Guardian.UK: Yoga guru Bikram Choudhury accused of rape in two new lawsuits.
The Nation: Congressman Seek Constitutional Guarantee of the Right to Vote.
FT: Protests mount on use of BP Gulf spill funds.
Give money to the states, see them pad the pork barrels.
BillMoyers.com: Gun Violence Since Newtown.
“Number of people killed by guns in the first 98 days post-Newtown: 2,244.”
MailOnline.UK: Pilots ‘left Airbus carrying 166 passengers on autopilot.’
“Two pilots have been suspended from an airline after they allegedly left an Airbus carrying 166 passengers on autopilot and air hostesses in charge while they slept in business class.” Reminds me of a Spalding Gray monologue about flying in Asia.
Guardian.UK: No Patriot Act II—Americans choose civil liberties over security laws.
“The latest CNN/Time/ORC poll finds that 49% of Americans are not willing to give up civil liberties in order curb terrorism, while only 40% are. In fact, 61% of Americans are more fearful that the government will overreact to the Boston bombing, compared to 31% who are worried that the government won’t act strongly enough.” Avoid the terrible recrudescence of fear & panic. The first time did enough damage.
Guardian.UK: Florida student charged and expelled after ‘science experiment’ goes awry.
Seems to me the teacher needs the discipline, not the student. Hmmm?
Guardian.UK/Greenwald: Dzhokhar Tsarnaev’s repeated requests for a lawyer were ignored.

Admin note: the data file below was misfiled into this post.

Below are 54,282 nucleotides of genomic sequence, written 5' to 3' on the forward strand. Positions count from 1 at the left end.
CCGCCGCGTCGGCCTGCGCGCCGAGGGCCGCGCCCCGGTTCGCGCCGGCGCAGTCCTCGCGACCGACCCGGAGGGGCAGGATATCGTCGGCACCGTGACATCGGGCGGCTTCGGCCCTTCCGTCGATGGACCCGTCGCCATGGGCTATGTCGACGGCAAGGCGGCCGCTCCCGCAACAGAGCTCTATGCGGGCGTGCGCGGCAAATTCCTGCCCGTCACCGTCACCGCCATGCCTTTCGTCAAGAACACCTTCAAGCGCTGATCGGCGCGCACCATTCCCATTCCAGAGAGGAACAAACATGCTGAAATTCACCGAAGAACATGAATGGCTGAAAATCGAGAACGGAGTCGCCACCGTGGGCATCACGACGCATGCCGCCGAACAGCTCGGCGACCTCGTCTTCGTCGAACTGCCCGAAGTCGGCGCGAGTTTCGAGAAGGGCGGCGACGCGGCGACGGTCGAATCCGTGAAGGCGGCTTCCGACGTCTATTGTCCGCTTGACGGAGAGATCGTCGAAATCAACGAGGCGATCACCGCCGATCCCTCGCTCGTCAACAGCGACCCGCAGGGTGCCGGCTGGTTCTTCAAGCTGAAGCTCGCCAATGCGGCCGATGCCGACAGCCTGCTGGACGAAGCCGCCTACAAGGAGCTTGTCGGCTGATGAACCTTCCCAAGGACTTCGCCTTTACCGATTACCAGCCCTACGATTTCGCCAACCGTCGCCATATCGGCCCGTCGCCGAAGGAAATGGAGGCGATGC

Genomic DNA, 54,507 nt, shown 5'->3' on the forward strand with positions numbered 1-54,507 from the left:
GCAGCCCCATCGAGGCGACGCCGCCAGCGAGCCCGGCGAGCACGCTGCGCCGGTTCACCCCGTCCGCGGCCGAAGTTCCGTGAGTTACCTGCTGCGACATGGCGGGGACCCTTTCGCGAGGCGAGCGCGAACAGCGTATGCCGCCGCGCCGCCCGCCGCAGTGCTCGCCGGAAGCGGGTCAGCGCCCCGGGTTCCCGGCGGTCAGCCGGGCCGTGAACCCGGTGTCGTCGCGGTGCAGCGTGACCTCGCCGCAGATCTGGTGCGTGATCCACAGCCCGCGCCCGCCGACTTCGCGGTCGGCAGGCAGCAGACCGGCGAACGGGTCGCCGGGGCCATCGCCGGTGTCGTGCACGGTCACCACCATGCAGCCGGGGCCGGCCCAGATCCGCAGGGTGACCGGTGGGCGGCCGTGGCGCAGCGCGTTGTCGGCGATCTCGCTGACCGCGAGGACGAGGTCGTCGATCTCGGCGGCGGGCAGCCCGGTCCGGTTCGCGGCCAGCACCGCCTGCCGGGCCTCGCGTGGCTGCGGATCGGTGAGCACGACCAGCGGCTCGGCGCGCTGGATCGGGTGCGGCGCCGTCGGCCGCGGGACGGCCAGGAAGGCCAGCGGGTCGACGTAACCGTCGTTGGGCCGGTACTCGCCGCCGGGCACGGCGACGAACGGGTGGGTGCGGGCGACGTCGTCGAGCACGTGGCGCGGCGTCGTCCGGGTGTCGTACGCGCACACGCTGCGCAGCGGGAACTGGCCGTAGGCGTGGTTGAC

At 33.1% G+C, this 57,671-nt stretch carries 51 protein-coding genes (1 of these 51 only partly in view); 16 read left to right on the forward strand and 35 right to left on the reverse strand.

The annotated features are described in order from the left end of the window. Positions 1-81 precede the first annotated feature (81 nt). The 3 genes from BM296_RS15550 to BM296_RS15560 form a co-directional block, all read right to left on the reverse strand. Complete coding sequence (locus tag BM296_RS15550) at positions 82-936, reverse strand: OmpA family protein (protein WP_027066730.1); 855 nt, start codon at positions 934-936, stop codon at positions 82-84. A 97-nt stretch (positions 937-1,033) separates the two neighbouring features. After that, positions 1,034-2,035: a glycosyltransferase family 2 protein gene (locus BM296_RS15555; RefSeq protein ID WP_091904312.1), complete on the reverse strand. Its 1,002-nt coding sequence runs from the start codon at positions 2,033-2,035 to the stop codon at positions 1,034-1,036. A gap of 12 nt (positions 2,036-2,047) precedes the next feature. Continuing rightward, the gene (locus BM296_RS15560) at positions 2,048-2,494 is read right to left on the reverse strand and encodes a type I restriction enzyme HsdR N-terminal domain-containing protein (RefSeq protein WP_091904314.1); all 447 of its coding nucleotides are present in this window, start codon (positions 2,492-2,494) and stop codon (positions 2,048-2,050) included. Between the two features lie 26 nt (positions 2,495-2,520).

NewStatesman: “Instagram act” under fire for treatment of copyrighted works.
If I were in Britain, I’d consider taking all my works off the ‘net. Or egregiously watermark them.
BBC: How Britons fled grim jihadist camp.
“As soon as the sun set, the men were in darkness. Ishaaq Hussain, 19, had left home two days earlier - where his mother made the beds. Now, with no bed at all, he was disillusioned.” Read the entire thing, for a bit of a chuckle.
The New Yorker: What if the Tsarnaevs Had Been the “Boston Shooters”?
Our responses to extreme violence are skewed.
Guardian.UK: US schools weigh bulletproof uniforms: ‘It’s no different than a seatbelt in a car’.
I understand the desire to protect kids. But … to think we actually need to go this far. Stats show % of households with guns is actually lower than the ‘70’s. Perhaps a more immediately effective preventative would be to mandate a certain level of psychological care in insurance coverage (a pittance in most health care policies today). That way, hurting people can get something more than a generic Prozac script from a GP.
Rolling Stone: The Biggest Price-Fixing Scandal Ever.
“These banks, which already possess enormous power just by virtue of their financial holdings – in the United States, the top six banks, many of them the same names you see on the Libor and ISDAfix panels, own assets equivalent to 60 percent of the nation’s GDP – are beginning to realize the awesome possibilities for increased profit and political might that would come with colluding instead of competing. Moreover, it’s increasingly clear that both the criminal justice system and the civil courts may be impotent to stop them, even when they do get caught working together to game the system.”